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Most academic papers characterise the rate of rotation along the x axis as φ"=(1/Jx)τφ. As far as I cant tell, this characterises the rate and not the actual angle φ itself and yet the PID controllers academics use to control this takes φsetpoint-φmeasured as its error signal. Should the error signal not be φ"setpoint-φ"measured (using gyro values) instead. Why are they using the euler angle instead of its second derivative to control the rate?

Is it possible to stabilise a quadcopter using euler angles only?

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Second derivatives are rarely used to control rates.

It is not possible to control a quadrotor without using rates in control.

Rates from the gyro are generally not the same as euler angle rates. This is true when roll and pitch are zero, so this may be an okay assumption to make in your case but you should know it is an assumption.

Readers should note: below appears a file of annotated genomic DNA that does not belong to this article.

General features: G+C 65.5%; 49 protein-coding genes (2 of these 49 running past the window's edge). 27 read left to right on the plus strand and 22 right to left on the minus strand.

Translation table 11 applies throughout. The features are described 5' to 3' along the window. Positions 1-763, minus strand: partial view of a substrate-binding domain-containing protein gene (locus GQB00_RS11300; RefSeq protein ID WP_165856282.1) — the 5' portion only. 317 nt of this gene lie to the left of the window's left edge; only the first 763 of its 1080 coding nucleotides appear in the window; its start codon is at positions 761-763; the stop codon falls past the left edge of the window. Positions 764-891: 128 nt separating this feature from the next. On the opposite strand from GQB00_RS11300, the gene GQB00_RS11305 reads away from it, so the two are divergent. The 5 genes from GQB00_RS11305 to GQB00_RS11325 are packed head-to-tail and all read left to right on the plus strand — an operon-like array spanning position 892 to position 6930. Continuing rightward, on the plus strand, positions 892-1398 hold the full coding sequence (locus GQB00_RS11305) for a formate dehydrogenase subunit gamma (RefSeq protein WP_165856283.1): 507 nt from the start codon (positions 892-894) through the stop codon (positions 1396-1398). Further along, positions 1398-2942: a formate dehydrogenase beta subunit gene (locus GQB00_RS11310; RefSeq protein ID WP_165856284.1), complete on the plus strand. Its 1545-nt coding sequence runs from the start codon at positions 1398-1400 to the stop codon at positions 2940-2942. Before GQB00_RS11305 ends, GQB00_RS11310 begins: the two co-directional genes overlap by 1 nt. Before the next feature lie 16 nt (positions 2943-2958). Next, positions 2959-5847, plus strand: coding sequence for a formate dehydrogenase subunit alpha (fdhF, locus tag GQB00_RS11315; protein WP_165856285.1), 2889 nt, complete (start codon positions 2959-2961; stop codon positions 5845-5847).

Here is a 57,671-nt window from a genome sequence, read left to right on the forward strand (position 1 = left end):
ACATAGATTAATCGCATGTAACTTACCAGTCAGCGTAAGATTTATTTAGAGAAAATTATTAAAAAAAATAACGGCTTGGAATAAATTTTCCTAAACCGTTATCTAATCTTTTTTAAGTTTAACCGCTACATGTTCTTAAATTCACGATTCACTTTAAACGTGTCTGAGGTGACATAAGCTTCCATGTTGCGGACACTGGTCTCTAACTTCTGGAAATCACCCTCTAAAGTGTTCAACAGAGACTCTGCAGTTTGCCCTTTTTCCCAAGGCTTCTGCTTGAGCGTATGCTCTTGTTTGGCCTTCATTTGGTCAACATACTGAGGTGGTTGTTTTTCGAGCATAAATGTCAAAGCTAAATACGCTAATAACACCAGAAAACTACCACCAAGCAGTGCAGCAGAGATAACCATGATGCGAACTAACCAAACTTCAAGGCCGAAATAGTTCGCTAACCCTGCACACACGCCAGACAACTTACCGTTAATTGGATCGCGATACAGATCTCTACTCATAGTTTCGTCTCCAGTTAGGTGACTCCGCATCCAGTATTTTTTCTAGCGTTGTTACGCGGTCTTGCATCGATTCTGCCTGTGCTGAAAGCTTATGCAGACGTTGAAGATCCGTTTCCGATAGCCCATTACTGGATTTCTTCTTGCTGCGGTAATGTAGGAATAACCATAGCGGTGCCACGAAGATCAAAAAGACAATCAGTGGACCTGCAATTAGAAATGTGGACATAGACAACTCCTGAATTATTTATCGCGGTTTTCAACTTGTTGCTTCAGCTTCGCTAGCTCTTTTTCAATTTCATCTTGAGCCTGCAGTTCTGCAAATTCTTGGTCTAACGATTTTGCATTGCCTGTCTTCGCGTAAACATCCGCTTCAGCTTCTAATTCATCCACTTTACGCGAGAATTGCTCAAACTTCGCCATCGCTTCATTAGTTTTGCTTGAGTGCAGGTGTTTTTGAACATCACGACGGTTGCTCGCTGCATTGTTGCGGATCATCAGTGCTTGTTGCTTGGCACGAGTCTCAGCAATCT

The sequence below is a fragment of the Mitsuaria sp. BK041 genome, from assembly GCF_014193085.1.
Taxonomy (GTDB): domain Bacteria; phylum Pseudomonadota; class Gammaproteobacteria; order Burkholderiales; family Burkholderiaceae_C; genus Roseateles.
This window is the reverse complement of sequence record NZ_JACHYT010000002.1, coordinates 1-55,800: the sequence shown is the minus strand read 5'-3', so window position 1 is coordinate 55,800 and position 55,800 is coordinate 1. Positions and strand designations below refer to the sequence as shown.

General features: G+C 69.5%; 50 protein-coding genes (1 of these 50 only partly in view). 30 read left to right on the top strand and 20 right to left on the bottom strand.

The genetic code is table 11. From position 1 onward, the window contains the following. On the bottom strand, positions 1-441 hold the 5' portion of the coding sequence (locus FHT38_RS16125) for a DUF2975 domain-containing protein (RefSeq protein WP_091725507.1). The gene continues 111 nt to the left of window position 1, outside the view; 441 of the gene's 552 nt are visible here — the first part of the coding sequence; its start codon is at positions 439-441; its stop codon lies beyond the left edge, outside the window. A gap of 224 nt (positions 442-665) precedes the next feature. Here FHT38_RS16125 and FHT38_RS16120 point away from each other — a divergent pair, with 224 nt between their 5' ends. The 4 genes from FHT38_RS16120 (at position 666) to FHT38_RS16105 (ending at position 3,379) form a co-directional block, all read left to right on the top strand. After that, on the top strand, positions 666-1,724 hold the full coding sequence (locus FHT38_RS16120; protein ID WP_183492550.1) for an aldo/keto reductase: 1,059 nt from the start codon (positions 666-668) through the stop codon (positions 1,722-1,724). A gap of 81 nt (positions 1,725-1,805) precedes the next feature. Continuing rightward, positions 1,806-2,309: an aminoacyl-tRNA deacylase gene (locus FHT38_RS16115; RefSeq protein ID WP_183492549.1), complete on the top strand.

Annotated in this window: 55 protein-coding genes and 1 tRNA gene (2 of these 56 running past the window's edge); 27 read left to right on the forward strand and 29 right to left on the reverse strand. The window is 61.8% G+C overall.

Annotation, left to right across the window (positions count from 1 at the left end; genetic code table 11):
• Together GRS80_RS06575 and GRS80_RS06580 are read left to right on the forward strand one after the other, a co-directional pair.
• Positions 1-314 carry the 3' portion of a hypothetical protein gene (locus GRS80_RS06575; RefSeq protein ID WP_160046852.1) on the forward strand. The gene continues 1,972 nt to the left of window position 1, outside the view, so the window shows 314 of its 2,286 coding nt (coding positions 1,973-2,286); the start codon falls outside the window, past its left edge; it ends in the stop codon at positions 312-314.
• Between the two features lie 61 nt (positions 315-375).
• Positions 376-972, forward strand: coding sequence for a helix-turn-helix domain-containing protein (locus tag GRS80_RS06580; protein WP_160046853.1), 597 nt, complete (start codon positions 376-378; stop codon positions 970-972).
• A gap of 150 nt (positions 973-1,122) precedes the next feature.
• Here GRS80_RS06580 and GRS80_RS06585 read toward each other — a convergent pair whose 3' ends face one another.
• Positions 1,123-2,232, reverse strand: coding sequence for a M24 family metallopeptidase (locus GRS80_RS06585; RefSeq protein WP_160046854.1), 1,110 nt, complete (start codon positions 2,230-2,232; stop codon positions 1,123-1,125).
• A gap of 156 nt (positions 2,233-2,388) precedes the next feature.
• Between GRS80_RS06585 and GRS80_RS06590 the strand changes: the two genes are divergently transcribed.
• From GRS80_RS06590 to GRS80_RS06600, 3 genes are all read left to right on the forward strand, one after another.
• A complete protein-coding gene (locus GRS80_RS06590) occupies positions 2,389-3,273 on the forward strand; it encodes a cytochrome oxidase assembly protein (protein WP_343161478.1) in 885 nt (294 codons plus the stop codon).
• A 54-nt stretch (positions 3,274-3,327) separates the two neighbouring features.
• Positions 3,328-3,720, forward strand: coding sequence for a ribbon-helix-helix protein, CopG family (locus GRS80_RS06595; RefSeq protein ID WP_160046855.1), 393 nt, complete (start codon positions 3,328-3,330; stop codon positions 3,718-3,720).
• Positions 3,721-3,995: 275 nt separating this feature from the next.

I did not say you only need rates. I recommend reading control system design book. Should convert the rates from the gyro into euler angle rates. Use that in the derivative term in you PID controller.

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  • $\begingroup$ So if I use gyro values (first derivative of euler angles) on a PID I can stabilise it without using euler angles. What I don't understand is how the quad will return to hover. If I use gyro values, I will get a reading of zero if the quad is holding an angle of x degrees. Would the integral term cause it to return to zero degrees on its roll and pitch axis since integrating the gyro values will give the angle instead of the rate? $\endgroup$ – Ozymandias Mar 6 '15 at 0:27
  • $\begingroup$ what is your background? $\endgroup$ – holmeski Mar 6 '15 at 13:55
  • $\begingroup$ Electrical and electronic engineering $\endgroup$ – Ozymandias Mar 6 '15 at 14:09

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